More Reasons QE Is a Dud
“I am often asked why I do not support a more rapid deceleration of our purchases, given my agnosticism about their effectiveness and my concern that they might well be leading to froth in certain segments of the financial markets. The answer is an admission of reality: We juiced the trading and risk markets so extensively that they became somewhat addicted to our accommodation of their needs… you can’t go from Wild Turkey to cold turkey overnight."
The US economy is a house of cards. Every aspect of it is fraudulent, and the illusion of recovery is created with fraudulent statistics. American capitalism itself is an illusion. However, Washington has unique subjects. Americans will take endless abuse and blame some outside government for their predicament – Iraq, Afghanistan, Libya, China, Russia. Such an insouciant and passive people are ideal targets for looting, and their economy, hollowed-out by looting, is a house of cards.
Dispassionate discussion of the near-term forces at work in the foreign exchange market.
Despite popular belief, very few things in our world are exactly what they seem. That which is painted as righteous is often evil. That which is painted as kind is often malicious. That which is painted as simple is often complex. That which is painted as complex often ends up being disturbingly two dimensional. Regardless, if a person is willing to look only at the immediate surface of a thing, he will never understand the content of the thing. This fact is nowhere more evident than in the growing “tensions” between the elites of the West and the elites of the East over the crisis in Ukraine. The centralization of power is best achieved during moments of bewildering calamity. The conjuring of crises is one of the oldest methods of elitist dominance. Not only can they confuse and frighten the masses into malleability, but they can also ride to the public’s rescue as heroes and saviors later on. The Hegelian dialectic is the mainstay of tyrants.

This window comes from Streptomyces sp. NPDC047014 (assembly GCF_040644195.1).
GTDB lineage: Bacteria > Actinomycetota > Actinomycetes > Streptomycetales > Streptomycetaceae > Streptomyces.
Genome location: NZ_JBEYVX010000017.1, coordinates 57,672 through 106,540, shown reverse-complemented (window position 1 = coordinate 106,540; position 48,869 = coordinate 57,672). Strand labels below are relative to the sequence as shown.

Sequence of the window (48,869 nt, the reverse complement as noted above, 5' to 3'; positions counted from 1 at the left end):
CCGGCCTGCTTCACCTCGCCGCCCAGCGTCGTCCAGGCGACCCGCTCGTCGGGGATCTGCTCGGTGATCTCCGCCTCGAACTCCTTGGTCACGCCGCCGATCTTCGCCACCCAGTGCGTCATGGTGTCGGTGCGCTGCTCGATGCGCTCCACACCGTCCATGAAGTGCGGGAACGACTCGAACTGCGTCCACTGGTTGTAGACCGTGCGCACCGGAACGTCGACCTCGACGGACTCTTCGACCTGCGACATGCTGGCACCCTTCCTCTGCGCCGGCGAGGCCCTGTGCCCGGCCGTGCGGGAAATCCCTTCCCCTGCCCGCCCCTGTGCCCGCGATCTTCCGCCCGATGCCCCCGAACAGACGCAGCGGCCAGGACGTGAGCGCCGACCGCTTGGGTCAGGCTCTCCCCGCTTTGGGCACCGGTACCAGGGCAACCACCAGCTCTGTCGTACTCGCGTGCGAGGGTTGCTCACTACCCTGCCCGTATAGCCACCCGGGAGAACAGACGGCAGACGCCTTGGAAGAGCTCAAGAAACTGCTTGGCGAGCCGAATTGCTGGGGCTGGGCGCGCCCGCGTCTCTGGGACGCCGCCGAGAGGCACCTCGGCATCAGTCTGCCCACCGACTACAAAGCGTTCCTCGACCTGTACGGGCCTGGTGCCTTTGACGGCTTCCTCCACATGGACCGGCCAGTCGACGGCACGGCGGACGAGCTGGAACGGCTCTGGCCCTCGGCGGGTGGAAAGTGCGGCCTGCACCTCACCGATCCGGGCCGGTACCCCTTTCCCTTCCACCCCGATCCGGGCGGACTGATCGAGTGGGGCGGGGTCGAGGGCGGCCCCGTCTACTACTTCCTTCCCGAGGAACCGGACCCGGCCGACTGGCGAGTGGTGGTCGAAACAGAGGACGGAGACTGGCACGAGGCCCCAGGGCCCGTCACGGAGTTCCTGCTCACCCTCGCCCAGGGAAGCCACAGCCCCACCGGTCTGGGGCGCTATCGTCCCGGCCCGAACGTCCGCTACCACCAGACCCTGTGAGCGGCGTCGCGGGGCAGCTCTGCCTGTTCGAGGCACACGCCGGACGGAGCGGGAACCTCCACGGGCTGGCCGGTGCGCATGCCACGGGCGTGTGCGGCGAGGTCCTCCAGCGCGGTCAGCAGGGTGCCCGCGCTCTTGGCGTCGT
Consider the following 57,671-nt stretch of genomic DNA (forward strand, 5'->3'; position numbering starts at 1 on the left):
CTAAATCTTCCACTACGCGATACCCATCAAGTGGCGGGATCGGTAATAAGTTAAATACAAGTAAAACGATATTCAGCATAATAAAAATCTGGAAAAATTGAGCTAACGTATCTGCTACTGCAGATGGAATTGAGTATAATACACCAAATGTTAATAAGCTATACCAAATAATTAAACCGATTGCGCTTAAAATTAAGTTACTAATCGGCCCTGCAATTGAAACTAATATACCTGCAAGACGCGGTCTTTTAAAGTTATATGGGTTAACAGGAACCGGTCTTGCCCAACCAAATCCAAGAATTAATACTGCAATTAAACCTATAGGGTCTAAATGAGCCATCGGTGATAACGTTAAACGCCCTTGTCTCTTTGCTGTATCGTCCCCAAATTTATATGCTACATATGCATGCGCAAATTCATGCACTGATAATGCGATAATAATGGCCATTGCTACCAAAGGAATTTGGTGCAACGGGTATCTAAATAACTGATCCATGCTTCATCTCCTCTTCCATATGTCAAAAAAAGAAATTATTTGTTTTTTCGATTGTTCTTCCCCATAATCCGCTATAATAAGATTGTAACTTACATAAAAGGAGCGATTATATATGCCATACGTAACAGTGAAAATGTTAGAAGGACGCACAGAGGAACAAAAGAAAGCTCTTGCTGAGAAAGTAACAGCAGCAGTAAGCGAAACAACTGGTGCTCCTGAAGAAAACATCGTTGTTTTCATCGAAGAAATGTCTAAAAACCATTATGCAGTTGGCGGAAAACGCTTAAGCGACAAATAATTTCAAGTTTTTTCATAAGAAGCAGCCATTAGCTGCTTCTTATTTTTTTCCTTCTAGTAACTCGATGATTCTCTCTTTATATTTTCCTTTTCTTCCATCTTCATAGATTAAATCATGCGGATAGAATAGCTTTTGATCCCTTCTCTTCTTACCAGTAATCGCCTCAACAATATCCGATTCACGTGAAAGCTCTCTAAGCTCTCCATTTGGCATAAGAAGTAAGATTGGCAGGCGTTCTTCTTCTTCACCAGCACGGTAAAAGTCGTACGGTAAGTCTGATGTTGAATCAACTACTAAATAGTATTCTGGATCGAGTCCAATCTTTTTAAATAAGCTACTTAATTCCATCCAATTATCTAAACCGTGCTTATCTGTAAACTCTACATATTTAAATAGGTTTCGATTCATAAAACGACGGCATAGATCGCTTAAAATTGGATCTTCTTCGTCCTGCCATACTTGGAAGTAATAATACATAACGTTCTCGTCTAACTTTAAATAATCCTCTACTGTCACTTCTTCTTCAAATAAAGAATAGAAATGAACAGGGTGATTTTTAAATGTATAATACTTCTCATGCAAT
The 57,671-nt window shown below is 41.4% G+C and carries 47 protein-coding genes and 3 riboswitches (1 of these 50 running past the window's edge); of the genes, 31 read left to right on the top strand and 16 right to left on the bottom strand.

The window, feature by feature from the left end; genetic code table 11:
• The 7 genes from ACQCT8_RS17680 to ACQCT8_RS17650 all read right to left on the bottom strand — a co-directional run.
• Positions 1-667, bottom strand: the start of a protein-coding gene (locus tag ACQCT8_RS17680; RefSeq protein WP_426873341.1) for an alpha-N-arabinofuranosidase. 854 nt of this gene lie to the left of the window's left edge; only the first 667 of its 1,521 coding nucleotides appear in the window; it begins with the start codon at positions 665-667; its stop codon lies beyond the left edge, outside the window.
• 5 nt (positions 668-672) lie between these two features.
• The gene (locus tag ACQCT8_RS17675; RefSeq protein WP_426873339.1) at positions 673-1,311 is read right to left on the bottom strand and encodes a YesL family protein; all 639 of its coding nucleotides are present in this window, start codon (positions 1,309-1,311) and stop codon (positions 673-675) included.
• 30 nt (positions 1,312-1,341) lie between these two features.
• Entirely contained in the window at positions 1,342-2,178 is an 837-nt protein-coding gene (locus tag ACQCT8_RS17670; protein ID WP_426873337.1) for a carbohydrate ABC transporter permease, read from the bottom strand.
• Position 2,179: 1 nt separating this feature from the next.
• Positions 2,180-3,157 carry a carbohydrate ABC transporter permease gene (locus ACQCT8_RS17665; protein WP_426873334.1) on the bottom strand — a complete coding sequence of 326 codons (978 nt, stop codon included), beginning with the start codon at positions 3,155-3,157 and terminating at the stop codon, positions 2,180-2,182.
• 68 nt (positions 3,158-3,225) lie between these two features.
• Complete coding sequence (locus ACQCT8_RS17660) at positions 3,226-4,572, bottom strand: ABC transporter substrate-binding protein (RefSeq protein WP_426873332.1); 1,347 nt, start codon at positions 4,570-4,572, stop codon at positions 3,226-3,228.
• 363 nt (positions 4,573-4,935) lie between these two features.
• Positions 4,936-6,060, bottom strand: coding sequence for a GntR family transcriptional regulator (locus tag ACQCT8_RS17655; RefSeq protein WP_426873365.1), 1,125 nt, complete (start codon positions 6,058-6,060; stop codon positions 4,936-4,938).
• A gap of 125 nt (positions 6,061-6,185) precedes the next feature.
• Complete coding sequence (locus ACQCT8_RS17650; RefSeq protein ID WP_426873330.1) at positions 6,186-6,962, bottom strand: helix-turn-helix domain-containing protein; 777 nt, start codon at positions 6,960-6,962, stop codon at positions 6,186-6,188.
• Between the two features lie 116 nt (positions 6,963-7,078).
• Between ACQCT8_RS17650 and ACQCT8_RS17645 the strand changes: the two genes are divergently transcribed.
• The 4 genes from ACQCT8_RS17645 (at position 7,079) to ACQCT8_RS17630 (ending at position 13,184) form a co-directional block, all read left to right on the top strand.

"I got to ask [Bernanke] all these questions that had been on my mind for a very long period of time, right? And then on the other side, it was like sort of frightening because the answers weren’t any better than I thought that they might be." - David Einhorn